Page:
Tips for getting a soft print on a dark shirt from Vudog [Submitted]

by Andy on September 19, 2012

Post image for Tips for getting a soft print on a dark shirt from Vudog [Submitted]

I just wanted to share some tips to people new on getting soft prints on dark shirts. On this “Born 2B Wild” shirt I used half tone underlay instead of solid under the red and light colors. A lot of people just use a solid underlay when not needed which just gives a plastic shield feel. Also I thinned out the white ink. On plastisol I tend to thin ink whenever possible. I also use a high mesh screen (305) to lay on a thinner layer whenever possible.This print was done with 5 screens on an automatic. When the print was done I heat pressed it. Be careful with the heat press to not go above the temp the print was cured at in the oven, that breaks down the ink and will shorten the print life. I use about 60 pounds of pressure. Heat pressing a shirt can make a big difference in softness. When I finished this shirt, the print was virtually undetectable and super soft to the touch. I washed this one a couple dozen times and its still like the day I printed it.

On this “Punk” shirt, because of its large size solid area, I decided to go with discharge ink. Discharge ink bleaches out the shirt dye and puts the new color in place. Its a pain in the ass to work with, especially on larger numbers. If you get a pin hole in the screen or slip with the ink, the shirt is wrecked cause you can’t zap off a bleached mark. But the end result is a print that you cannot feel, its awesome. On the other grey areas of this shirt I just used solid thinned white ink for the cheeks and levels of half tone for the ears and around the eyes. I only used 2 screen passes with this shirt on an automatic. Each screen is money, and the more you can reduce screens the better by making different colors with halftones. I didn’t need to heat press this one, you can’t feel the print at all after a wash.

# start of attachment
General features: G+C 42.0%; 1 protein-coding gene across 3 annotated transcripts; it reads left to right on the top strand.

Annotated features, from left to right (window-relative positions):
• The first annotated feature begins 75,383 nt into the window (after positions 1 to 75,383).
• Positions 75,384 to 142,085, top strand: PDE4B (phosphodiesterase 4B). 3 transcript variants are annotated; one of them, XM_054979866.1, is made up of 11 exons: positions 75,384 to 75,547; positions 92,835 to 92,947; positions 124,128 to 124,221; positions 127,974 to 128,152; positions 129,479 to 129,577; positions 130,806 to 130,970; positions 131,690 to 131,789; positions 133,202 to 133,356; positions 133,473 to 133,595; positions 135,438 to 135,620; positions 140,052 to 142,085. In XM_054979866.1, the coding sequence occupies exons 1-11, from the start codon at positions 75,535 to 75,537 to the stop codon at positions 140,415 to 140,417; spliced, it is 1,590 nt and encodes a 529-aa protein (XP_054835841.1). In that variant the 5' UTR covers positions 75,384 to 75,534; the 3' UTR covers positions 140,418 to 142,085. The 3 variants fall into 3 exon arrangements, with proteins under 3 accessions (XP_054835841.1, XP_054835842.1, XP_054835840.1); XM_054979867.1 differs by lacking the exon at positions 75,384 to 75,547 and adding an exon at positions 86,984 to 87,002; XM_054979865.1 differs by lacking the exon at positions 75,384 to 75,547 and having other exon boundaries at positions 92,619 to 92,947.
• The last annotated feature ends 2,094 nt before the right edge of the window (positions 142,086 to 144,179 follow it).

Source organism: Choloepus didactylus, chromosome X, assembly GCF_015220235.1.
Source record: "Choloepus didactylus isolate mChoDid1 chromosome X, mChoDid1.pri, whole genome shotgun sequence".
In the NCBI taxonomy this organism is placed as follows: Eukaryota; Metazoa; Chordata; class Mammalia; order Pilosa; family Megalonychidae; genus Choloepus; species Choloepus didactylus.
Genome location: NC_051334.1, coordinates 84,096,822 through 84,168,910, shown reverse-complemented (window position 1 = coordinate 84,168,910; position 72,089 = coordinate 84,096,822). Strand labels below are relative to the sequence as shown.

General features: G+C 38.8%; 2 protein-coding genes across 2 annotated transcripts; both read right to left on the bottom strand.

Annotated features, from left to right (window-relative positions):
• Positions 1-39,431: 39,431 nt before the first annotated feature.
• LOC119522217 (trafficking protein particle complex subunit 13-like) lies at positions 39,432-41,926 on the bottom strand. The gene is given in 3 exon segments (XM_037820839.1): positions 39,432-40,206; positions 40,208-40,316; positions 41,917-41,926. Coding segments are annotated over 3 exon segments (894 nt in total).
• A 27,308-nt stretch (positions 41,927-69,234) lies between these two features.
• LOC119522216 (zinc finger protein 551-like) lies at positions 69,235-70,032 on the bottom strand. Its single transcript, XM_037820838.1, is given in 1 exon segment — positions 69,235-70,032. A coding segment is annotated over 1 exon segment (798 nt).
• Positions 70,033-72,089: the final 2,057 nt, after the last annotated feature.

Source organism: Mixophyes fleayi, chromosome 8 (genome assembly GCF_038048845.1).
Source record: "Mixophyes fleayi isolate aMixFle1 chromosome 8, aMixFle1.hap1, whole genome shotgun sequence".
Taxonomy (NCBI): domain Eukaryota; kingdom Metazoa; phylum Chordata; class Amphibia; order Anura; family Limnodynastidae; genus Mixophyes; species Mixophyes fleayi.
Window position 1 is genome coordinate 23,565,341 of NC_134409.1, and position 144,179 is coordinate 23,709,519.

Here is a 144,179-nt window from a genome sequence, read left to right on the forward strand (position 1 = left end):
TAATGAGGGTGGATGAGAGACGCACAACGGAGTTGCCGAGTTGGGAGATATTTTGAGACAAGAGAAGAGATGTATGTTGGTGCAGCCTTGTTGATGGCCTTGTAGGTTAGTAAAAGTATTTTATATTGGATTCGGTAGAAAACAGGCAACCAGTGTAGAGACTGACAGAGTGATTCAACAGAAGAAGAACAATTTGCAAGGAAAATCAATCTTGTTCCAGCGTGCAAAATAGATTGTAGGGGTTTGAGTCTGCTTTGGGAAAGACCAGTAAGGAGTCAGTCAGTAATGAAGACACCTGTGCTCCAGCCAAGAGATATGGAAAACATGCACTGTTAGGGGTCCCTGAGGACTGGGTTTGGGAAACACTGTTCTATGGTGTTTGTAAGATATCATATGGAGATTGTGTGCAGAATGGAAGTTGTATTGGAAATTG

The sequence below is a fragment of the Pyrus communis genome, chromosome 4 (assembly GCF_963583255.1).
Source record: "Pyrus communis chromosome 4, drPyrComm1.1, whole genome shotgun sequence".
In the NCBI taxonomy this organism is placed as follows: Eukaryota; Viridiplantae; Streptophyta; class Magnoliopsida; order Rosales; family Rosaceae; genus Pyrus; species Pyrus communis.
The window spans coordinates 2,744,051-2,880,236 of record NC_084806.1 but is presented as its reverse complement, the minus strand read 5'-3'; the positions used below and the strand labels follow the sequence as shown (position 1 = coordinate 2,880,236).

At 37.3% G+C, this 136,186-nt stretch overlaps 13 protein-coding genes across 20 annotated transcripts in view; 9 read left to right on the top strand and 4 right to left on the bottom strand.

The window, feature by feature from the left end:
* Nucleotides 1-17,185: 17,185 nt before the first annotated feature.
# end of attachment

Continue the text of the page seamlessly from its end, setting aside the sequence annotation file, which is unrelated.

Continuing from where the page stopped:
Andy: I’ve made it pretty clear in the past that I don’t like the designs over at Vudog, but I do like Keith, the guy that runs the brand, and I appreciate him stopping by with a submission trying to help out other printers, even if some of it went over my head.


    No problem Andy. Yeah its simple new people just need to be proactive with their printer, if you’re not, you may just get a “plastic shield” print when you want a soft hand. I am present on the first run of a new print job to make sure it comes out the way I want. A quality driven shop is important also, I had to change shops when I found the first one I used didn’t produce the quality I wanted.

  • Alan

    Yep. His website and presentation has come a long way.

  • Douglas Henderson

    Halftone underlay! man good idea

  • Douglas Henderson

    What’s your opinion of single pull of white on black? By that I mean if I have white txt on black fabric and single pull the white paint so it’s kinda faded, does it look cheap or incorrect or will the effect look cool/ faded? Does any of the above make sense?


    Yeah, Douglas. Without going the discharge route or distressing your graphics, you can get the faded look with standard plastisol by using a high mesh screen like 305 and using thinning agent. You should be able to experiment to dial in the level of opaqueness and heathered fade you want. You can see where I used this at my site example at, the “Negative Sux” closeup is one (ears, nose and eyes) , and check out the full solid black underlay with white solid and halftone on top on the WTF closeup. Good luck man.

  • Lou’s Not Dead

    Lucky Tee FTW!

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